Finally, Jesus curses the fig tree that had leaves but no figs. This was another way of showing that Israel was barren and the barrenness was not going to be tolerated. There is judgment on people who claim to love God but are barren in the fruits of their faith. All these things point to salvation that comes through Christ alone.
As Jesus was making his way toward Jerusalem, he was passing through towns and villages. Someone asked him, “Lord, will those who are saved be few?” (Luke 13:23 ESV). This was an important question that may be a lot more about quality than it is about quantity. It’s doubtful this person was asking about statistics on those who would be saved. Even if he intended to learn about quantity, Jesus responded in a qualitative manner.
Jesus’ reply was, “Strive to enter by the narrow door. For many, I tell you, will seek to enter and will not be able” (vs. 24). Jesus then went on to describe what he meant by this by concluding, “And behold, some are last who will be first, and some are first who will be last” (vs. 30). This language was often used by Jesus to talk about the importance of humble servanthood. Disciples should consider other people more important then themselves. We should empty ourselves for the sake of others. We should give and serve without expecting anything in return.
This is the narrow door. The door is narrow because there are no shortcuts. There are no get into heaven for free cards. There are no gimmicks or shortcuts to get into heaven. Salvation requires service, dedication, and sacrifice. And Jesus pleaded with his listeners to enter by the narrow door. It was not popular to enter by this path. It required breaking from traditions. Often it meant breaking from family and friends. The narrow gate isn’t comfortable, but the reward is eternal!
While God’s foundation is righteousness and justice, he longs for people to repent. In God’s compassion he offers a way for our sins to be removed. God doesn’t wish harm on people who sin, but neither will he tolerate continual unrepentant sin. Isaiah preached during a time of great unrest. The people were wicked. They were oppressive. Poverty was rampant and disease was common.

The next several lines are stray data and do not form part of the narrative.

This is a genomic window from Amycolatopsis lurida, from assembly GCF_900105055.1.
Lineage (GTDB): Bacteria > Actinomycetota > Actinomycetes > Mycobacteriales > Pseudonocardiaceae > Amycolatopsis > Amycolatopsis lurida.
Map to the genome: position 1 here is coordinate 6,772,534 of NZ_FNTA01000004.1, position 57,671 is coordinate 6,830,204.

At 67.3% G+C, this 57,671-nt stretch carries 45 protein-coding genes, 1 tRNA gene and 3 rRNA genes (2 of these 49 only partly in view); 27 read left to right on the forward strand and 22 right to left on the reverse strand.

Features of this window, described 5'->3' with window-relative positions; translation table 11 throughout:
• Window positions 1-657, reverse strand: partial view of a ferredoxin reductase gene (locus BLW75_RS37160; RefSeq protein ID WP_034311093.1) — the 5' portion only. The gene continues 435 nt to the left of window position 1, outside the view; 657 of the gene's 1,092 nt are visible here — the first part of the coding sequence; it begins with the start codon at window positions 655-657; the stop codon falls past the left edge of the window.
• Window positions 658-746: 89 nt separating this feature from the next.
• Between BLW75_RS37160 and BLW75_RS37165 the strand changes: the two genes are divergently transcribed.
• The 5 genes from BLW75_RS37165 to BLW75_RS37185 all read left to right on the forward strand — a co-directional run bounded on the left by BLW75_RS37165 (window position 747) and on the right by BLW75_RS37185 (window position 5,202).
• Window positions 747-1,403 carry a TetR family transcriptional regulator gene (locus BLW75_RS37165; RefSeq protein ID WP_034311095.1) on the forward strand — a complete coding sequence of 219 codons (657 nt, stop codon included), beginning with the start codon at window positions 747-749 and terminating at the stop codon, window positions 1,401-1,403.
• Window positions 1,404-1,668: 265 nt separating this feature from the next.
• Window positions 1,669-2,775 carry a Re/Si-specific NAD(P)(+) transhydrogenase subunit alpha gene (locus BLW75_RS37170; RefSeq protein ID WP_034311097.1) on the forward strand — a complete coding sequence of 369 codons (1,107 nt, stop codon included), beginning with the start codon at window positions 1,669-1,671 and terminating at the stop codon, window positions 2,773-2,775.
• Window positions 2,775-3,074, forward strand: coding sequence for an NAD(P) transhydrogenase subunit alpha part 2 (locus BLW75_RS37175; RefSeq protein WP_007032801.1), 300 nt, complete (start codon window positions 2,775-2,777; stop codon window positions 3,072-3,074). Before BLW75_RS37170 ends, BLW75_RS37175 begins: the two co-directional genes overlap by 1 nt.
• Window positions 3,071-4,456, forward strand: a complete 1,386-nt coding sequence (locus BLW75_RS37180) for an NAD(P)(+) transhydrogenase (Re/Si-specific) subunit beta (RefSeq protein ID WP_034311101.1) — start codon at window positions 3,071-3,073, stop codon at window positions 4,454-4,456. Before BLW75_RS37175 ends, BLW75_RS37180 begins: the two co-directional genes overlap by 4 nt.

As we noted last week, Isaiah preached hope into the hearts of the few righteous people. God longs for people to come back to him. God calls us to love and bless our neighbors. In Isaiah 55, Isaiah speaks of God’s compassion for those who turn back to him. “Seek the Lord while he may be found; call upon him while he is near; let the wicked forsake his way, and the unrighteous man his thoughts; let him return to the Lord, that he may have compassion on him, and to our God, for he will abundantly pardon” (Isaiah 55:6-7 ESV).
This is great news for people who are still alive. It’s not too late to turn back to God. In his compassion, he extends pardon because of his mercy. It’s perfectly fine to warn people who do not repent. And it’s also good to share God’s compassion with those who turn back to God. This is not about people turning to God for their own sake, but for the blessing of others. Our wold can and should be a kinder place. It should be a place of peace where people feel safe to walk the streets.
As Isaiah says, “For you shall go out in joy and be led forth in peace; the mountains and the hills before you shall break forth into singing, and the trees of the field shall clap their hands” (Isaiah 55:12).
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We don’t know much about the seventy-two people who Jesus sent out to preach. What we do know is that he sent them two-by-two, that they were to go ahead of Jesus into all the towns he would be visiting, and that he told them to heal the sick in those towns and proclaim that the kingdom is near. We really have no idea who these people were, what their backgrounds were, or what professions they had. Jesus did tell them not to take anything with them except what was already in their possession.
When the seventy-two returned, they were astounded at what all God was accomplishing through them. “Lord!,” they exclaimed. “Even the demons are subject to us in your name!” (Luke 10:17 ESV). Jesus told them that he saw Satan fall like lightning from the sky, and that he gave the disciples authority over all the power of the enemy. It was an incredible responsibility that they were given. But Jesus didn’t want them to rejoice in this.
“Nevertheless, do not rejoice in this, that the spirits are subject to you, but rejoice that your names are written in heaven” (Luke 10:20). Jesus’ warning here was to not get intoxicated with the power they had. Sure, he gave them authority over the power of the enemy. But that didn’t make them invincible. Authority can be infatuating. It can lead to pride and arrogance. It can blind people to compassion. Jesus would rather them remain humble and rejoice that their names are written in heaven. This is a good reminder that our message needs to be seasoned with hope, grace, and must point people to salvation.